Beach Energy (ASX: BPT), Australia’s sixth largest oil producer, holds interests in more than 300 exploration and production tenements in Australia, USA, Egypt, Tanzania, Romania and New Zealand, although its main assets are located in the Cooper Basin where it is the largest net oil producer.
The company’s share price has increased 25% over the past six months, helped along by its most recent half yearly result, which seemed to surprise brokers and investors alike. Revenue was up 62% on the prior corresponding period, whilst underlying net profit after tax (excluding mark to market derivative movements, asset sales and tax adjustments) increased by a chest-beating 160% (or 267% on a non-adjusted basis).
The increased revenues also translated through to its operating cash flows, leading to a $57 million increase in Beach’s cash position (currently a sizeable $404 million). The company also has an undrawn $300 million debt facility and a fairly conservative ~6% debt-to-capitalisation ratio, indicating that there is potential for some corporate action. Indeed, other writers here have noted Beach Energy’s increased equity interest in Cooper Energy (ASX: COE), taking its total ownership to 18.4%.
However, Beach has stated that “there is no current intention” to make a takeover bid for Cooper Energy and that the equity position is to assist with joint ventures moving forward, although it will “continue to evaluate opportunities that would add value to shareholders”.
Another positive for the company is its positioning as a gas supplier to the Eastern Australian market which may prove to be a lucrative opportunity especially in light of potentially higher gas prices from anticipated supply shortages. A recent Australian Government Bureau of Resources and Energy Economics Report puts historical Australian East Coast gas prices at $3 to $4 a gigajoule, a far cry from the current levels reportedly being hit, at $6 to $9 a gigajoule.
The looming shortage has been characterised by a number of factors, including the expiry of long term wholesale gas contracts and an increase in demand competition from LNG exports. Although an equilibrium price has not been established, it is seems unlikely that the historically low pricing evident in the East Coast market will prevail. In anticipation of this, a number of parties such as Origin (ASX: ORG), Santos (ASX: STO) and Chevron (NYSE: CVX) have signed gas supply agreements or are working with Beach to explore and appraise its tenements.
From a pricing perspective, Beach’s price to earnings ratio of just under 9x makes it look (suspiciously) cheap, especially when compared to Woodside Petroleum (ASX: WPL) at 16x and Santos at 26x. As Warren Buffet says, “price is what you pay, value is what you get”. So is this value? In addition to its potential share price growth, Beach’s 4 cents in dividends per share this year equates to a dividend yield of just under 2.5%, roughly the same as Santos but well under Woodside’s 5.64%, although one could argue that any dividend from an oil and gas company is a bonus.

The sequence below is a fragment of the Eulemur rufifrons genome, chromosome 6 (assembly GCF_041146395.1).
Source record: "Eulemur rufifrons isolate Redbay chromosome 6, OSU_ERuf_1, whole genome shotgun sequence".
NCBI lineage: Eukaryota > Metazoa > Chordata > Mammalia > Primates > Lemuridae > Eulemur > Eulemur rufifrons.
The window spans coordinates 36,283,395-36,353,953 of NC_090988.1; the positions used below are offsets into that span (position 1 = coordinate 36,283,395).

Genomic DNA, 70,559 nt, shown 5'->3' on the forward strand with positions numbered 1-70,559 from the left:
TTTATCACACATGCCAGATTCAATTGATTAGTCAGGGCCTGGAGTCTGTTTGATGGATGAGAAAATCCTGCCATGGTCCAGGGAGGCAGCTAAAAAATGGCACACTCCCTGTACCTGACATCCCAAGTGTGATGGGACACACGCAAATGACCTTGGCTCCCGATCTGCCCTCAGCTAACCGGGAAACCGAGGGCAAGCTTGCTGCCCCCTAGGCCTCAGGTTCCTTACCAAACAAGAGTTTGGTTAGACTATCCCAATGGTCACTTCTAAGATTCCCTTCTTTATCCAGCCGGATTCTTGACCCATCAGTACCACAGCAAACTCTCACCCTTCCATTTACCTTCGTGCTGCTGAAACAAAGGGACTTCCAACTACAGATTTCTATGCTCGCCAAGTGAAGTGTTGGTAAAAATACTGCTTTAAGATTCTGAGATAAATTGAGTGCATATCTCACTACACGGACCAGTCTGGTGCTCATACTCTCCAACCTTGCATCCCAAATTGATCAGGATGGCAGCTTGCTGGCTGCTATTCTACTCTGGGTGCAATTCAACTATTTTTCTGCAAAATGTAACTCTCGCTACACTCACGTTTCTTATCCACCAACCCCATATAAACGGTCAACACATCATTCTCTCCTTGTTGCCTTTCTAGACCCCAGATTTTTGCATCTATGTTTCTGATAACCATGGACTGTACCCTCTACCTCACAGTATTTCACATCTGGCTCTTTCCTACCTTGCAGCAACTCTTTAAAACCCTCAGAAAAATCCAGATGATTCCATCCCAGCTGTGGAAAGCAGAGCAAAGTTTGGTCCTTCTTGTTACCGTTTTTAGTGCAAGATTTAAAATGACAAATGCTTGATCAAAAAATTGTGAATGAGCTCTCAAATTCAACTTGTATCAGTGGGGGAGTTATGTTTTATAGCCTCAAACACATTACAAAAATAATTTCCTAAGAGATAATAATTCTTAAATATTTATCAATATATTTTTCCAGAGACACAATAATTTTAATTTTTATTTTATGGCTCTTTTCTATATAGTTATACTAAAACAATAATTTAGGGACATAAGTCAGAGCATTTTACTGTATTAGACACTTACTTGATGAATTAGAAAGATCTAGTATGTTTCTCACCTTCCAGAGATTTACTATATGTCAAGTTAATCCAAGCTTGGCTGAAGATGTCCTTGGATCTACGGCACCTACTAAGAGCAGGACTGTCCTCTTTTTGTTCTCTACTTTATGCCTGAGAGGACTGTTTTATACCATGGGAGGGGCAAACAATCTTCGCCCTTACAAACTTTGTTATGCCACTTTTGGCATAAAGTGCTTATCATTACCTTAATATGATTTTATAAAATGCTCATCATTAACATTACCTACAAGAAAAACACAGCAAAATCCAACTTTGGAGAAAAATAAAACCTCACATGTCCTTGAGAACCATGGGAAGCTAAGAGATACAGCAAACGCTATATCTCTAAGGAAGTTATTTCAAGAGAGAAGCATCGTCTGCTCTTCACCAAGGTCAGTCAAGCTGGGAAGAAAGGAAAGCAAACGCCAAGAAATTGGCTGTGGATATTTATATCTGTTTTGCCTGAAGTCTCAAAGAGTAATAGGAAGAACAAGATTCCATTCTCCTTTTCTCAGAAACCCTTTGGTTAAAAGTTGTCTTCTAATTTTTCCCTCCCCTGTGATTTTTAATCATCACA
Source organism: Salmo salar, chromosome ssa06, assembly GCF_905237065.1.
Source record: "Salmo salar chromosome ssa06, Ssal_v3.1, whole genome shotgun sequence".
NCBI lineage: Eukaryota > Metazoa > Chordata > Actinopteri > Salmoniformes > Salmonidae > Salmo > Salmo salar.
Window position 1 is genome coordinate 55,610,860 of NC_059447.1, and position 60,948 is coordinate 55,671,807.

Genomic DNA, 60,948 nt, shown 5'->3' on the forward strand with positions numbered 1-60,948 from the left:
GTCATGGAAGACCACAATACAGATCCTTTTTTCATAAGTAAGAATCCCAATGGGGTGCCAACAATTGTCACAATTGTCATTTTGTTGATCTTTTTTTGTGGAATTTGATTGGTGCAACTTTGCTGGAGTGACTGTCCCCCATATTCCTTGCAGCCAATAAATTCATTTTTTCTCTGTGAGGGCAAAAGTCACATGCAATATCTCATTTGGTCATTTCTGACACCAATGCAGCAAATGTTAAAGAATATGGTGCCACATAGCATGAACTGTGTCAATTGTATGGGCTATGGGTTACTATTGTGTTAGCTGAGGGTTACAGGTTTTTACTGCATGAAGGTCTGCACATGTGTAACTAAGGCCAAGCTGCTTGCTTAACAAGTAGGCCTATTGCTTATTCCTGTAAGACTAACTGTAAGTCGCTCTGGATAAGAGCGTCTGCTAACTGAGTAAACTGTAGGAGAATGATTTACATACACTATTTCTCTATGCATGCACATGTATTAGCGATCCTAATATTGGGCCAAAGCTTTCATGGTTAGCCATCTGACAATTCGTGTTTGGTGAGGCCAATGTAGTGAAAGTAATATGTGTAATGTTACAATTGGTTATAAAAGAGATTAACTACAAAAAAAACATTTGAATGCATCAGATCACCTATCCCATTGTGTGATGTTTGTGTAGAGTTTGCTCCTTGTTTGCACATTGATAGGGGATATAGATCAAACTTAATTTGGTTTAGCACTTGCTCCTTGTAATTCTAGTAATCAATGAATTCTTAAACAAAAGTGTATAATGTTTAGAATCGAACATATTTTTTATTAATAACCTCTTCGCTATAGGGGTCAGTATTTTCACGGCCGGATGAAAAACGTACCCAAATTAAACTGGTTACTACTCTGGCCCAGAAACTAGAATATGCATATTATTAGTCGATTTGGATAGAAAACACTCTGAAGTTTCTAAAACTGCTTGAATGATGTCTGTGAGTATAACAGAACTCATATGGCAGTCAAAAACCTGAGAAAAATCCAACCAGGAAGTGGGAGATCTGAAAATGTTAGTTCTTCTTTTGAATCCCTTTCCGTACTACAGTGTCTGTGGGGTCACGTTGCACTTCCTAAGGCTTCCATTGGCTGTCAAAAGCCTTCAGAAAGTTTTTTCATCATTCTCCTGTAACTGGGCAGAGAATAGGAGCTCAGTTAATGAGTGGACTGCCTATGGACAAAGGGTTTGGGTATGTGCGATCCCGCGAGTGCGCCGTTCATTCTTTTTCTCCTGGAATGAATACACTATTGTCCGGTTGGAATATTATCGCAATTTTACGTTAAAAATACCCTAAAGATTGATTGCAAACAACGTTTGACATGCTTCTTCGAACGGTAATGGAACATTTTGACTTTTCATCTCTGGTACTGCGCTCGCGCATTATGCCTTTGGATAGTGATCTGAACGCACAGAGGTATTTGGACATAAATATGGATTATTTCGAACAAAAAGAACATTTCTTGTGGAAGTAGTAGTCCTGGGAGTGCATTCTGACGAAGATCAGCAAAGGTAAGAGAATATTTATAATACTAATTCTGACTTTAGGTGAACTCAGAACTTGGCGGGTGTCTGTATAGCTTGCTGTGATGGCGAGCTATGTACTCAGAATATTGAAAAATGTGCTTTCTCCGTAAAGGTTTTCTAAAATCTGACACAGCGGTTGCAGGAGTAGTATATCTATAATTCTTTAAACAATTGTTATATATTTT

On an enterprise value to proven and probable reserves (EV/2P) ratio, Beach Energy at 20 times is in between Woodside at 23 times and Santos at 13 times. Whilst Santos appears cheap, recent concerns around cost blowouts at its Gladstone LNG operations and reserves quality seem to have negatively affected its share price.
Beach is forecasting a production range of 9.2 to 9.6 million barrels of oil equivalent (mmboe) for the full 2014 financial year, with the 5.0mmboe half year result a good sign that this result is on track. The company’s proven and probable reserves (2P) currently stand at 93mmboe, with contingent (2C) resources at 449mmboe indicating that its production growth profile could have some way to go. In particular, the Bauer oilfield in the Cooper Basin’s Western Flank has shown great potential, with recently drilled Bauer 12 and 13 wells both yielding positive results (adding 2.5mmboe to Beach’s 2P reserves).
In terms of production mix, I like that Beach has a 53/47 split between oil and gas, whilst Santos and Woodside both derive the majority of their production from gas and gas liquids. Beach’s percentage of production from oil has increased from 31% in 2011 to the current 53%, although this may not be sustainable in the long run given its reserves split (24/76 oil/gas at 2P level).
Beach Energy has shot the lights out in the first half of 2014 with both revenues and earnings increasing significantly, and production levels on track to hit a record high of (at least) 9.2mmboe. It has a dominant position in the Cooper Basin and strong partnerships with companies such as Chevron. It also has a strong balance sheet (significant cash and minimal debt) and ready access to capital, in addition to a fully funded capital expenditure program for the 2014-15 financial year, which indicates a certain level of flexibility in terms of “adding value” for shareholders.
Given these positive aspects and what seems to be a reasonable price, one could put forward the notion that this rocket has quite a bit of fuel left in it. Ignition sequence initiated.
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Motley Fool contributor Sid Narsey does not own shares in any of the companies mentioned in this article at this time.